Climate change is a reality that affects everyone, as is reaffirmed in each report by the Intergovernmental Panel on Climate Change. From the local to the international level, France is working to avoid the unmanageable and to manage the inevitable through actions that started in the early 2000s. All industry and sectors are included in this effort.
Several factors linked to climate change affect agriculture now and will affect agriculture increasingly in the future:
- Growth in CO2 and other greenhouse gas emissions, an increase in temperature, changes in rainfall and evaporation, modified runoff and drainage patterns, evolution of cloud cover and sunshine levels are all bio-climactic factors that influence the functioning of ecosystems and can have an impact on agriculture.
- Climactic extremes, with an increase in frequency and intensity of extreme climate events like episodes of drought, storms, heat waves, and strong rainfall can cause significant losses for agriculture.
- The indirect effect of disease and pests: Even if it hasn’t yet been totally demonstrated, the link between climate change and the increase in disease and pests is equally strongly anticipated. The consequences of these changes are very variable depending on regions, both at the global and European scales.
Even if agriculture contributes to greenhouse gas emissions, it can also be a solution! Directly impacted by the effects of climate change, agriculture and forests are the only two sectors to also be able to naturally stock and capture carbon in soils and biomass. In this way, they also contribute in reducing emissions from other sectors by producing substitutes that allow to decrease their fossil fuel consumption.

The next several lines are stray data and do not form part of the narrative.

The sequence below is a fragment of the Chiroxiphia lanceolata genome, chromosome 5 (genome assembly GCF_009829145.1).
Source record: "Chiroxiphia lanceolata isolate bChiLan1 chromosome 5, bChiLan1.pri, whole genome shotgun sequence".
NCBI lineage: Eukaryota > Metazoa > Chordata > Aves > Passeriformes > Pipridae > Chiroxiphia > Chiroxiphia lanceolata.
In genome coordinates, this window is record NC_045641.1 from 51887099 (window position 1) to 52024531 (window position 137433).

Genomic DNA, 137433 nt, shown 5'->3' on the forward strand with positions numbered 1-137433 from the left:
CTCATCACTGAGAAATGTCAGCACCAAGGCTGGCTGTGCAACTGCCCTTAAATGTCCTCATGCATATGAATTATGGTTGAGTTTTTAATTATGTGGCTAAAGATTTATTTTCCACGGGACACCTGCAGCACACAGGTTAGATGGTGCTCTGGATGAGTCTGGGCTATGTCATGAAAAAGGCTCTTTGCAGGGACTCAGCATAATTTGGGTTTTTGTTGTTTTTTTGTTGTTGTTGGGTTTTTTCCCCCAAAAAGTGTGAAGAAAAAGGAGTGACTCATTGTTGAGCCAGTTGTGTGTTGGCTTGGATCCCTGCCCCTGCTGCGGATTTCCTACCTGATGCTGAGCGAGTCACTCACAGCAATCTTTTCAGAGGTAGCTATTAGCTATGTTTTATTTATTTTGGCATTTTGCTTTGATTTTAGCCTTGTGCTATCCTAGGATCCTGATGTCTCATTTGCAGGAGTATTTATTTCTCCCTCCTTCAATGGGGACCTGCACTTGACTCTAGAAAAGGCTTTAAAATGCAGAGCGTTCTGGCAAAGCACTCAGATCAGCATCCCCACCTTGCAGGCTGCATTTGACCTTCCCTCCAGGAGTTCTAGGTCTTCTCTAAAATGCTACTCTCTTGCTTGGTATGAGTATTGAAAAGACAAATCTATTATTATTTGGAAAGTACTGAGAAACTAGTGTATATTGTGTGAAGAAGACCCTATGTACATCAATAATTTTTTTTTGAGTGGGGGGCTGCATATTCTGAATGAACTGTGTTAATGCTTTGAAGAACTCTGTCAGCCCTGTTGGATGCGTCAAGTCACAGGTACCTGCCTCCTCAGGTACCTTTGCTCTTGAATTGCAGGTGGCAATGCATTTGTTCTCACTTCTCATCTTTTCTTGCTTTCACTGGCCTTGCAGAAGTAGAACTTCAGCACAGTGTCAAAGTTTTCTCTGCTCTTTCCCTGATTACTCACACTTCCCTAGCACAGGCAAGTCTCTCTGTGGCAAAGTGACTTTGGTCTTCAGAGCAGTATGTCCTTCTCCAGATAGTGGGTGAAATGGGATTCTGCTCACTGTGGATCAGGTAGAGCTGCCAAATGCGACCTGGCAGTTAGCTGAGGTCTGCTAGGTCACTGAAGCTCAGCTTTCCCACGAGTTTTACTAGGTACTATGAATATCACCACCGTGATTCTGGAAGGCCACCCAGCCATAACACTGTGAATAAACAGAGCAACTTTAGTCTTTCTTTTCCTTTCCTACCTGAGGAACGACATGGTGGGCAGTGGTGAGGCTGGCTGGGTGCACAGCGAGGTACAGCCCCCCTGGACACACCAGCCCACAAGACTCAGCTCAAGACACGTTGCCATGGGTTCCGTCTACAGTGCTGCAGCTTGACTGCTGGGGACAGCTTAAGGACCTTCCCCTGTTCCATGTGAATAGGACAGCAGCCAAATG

Defining links between agriculture and climate
The acceleration in climate evolution is due to greenhouse gas emissions generated by human activities. The primary sectors that are responsible for the acceleration are energy, industry and transportation. Emissions caused by agriculture and deforestation have stabilized, but are still responsible for 24% of global greenhouse gas emissions – 11% for agriculture, 10% for changing land use (deforestation, for example) and 3% for other causes.
However, the “land sector” can plan a major role and could contribute from 20 to 60% of the potential reduction in greenhouse gas emissions before 2030. How? Thanks to the overlooked role of agriculture and forest as a carbon pump, allowing it to store carbon and compensate for the emissions of other sectors, by the production of renewable energy and materials and by changing the methods of production (notably agroecology).
France’s agroecology project
“Agroecology constitutes a response to make sure that agriculture can efficiently fight against climate change. The idea is simple: work with nature, not against it. It’s about revolutionizing agricultural practices to produce just as much as now, but with less resources and better planning, with a triple objective of economic, ecological and social performance.
I wish to engage our agriculture on the path of economic, ecological and social performance, to make the environment an asset of our competitiveness. It’s a dynamic supported by the strength of our collective actions and the richness of our territories, on innovation and spreading out new knowledge,” Stéphane Le Foll, French Minister of Agriculture, said at the launching of the agroecology project in France in December 2012.